Follow me on

Hindsight: Monocyte Activation and Adipose Tissue Inflammation

It is now well recognised that infiltration of adipose tissue with pro-inflammatory macrophages (white blood cells) is an important factor in the development of the metabolic complications of obesity. In a paper we published in HYPERTENSION in 2005, we examined the relationship between markers of macrophage activitation (DC11b) on circulating monocytes and expression of pro-inflammatory genes in adipose tissue biopsies. We also used in-vivo microdialysis to examine glucose metabolism in adipose tissue. We found that participants with higher CD11b expression on monocytes also had increased expression of the macrophage marker CD68 in adipose tissue. Although we found no differences in systemic insulin sensitivity, subjects with higher peripheral CD11b expression also showed a markedly augmented increase in dialysate glucose in adipose tissue during oral glucose tolerance testing as well as increased adipose tissue lipolysis. Thus, out data showed that human monocyte activation is associated with tissue-specific changes in glucose and lipid metabolism, which may in part be explained by monocyte/macrophage infiltration of adipose tissue. Since then, the concept of adipose tissue inflammation and its relation to metabolic complications of obesity have been well characterized and this continues to be a hot area of research. Indeed, there is now much data to support the notion that it may well be that the presence or absence of adipose tissue inflammatory response is the key defining difference between those who are considered metabolically ‘healthy’ obese and those who develop metabolic complications. AMS Edmonton, Alberta

Full Post

Hindsight: Endothelial Cell Specific Molecule-1 in Adipocytes

Back in 2003, laboratories around the world were busy identifying a dizzying array of factors secreted by fat cells. Ever since the discovery of leptin, adipose tissue had become well established as an ‘endocrine organ’ that secreted a range of molecules commonly now referred to as ‘adipokines’. In a paper published in 2003 in Hormone and Metabolic Research, we reported that endothelial cell specific molecule (ESM)-1, originally identified in lung and kidney endothelial cells, where its expression is regulated by cytokines, was also expressed in fat cells. Previous in vitro studies had shown that ESM-1 interferes with the molecular mechanisms of immune cell migration by binding to adhesion molecules. In our study, we explored the expression of ESM-1 in isolated human adipocytes and in rat adipose tissue depots. Human primary adipocytes were cultivated after collagenase digestion and used for in vitro incubation studies. Adipocytes were also isolated from different fat depots of Sprague-Dawley rats. Using gene expression techniques and confocal microscopy, we demonstrated that ESM-1 was expressed in both human and rat adipose tissue and showed that its expression was stimulated by phorbol ester, an activator of protein kinase C, and by retinoic acid, an activator of nuclear receptors. The highest expression was found in subcutaneous rat adipose tissue – two-fold compared to epididymal and six-fold compared to intrascapular brown adipose tissue. Based on the emerging evidence that obesity is related to systemic inflammation, we speculated that the formation of ESM-1 in adipocytes and its activation by protein kinase C may play a role in the regulation of inflammatory processes in fat tissue. Judging by the rather modest 17 citations of this paper, our finding of ESM-1 in fat tissue may not have been quite that important a discovery after all. AMS Edmonton, Alberta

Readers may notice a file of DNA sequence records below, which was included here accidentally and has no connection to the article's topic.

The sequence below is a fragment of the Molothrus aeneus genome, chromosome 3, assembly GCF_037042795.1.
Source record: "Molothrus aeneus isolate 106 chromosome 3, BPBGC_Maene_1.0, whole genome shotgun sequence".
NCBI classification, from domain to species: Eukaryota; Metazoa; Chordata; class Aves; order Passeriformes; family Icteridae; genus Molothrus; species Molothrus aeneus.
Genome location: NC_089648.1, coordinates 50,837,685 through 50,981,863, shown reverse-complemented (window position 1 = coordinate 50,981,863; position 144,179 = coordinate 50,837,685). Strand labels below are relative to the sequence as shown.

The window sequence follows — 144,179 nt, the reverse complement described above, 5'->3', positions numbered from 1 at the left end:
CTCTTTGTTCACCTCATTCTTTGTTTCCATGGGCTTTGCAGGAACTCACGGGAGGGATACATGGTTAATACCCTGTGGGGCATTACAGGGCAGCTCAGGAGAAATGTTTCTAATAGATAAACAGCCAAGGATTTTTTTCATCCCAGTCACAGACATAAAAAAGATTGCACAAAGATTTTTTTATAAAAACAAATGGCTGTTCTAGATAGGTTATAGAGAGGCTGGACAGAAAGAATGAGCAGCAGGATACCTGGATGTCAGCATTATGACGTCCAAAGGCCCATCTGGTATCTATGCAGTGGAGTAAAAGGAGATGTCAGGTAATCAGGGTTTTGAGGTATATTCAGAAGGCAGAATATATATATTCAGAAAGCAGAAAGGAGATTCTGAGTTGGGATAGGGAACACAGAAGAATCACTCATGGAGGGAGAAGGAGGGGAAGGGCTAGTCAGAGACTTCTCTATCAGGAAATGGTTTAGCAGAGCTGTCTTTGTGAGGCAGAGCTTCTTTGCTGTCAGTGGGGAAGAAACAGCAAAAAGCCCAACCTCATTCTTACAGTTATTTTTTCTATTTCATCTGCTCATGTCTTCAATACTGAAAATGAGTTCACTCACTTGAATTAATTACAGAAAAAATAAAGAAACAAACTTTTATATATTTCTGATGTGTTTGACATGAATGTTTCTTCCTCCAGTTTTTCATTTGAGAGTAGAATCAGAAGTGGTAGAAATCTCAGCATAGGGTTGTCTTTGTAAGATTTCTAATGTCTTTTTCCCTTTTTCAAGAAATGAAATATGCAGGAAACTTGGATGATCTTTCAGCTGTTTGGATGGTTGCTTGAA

Full Post

Hindsight: Adiponectin and Inflammation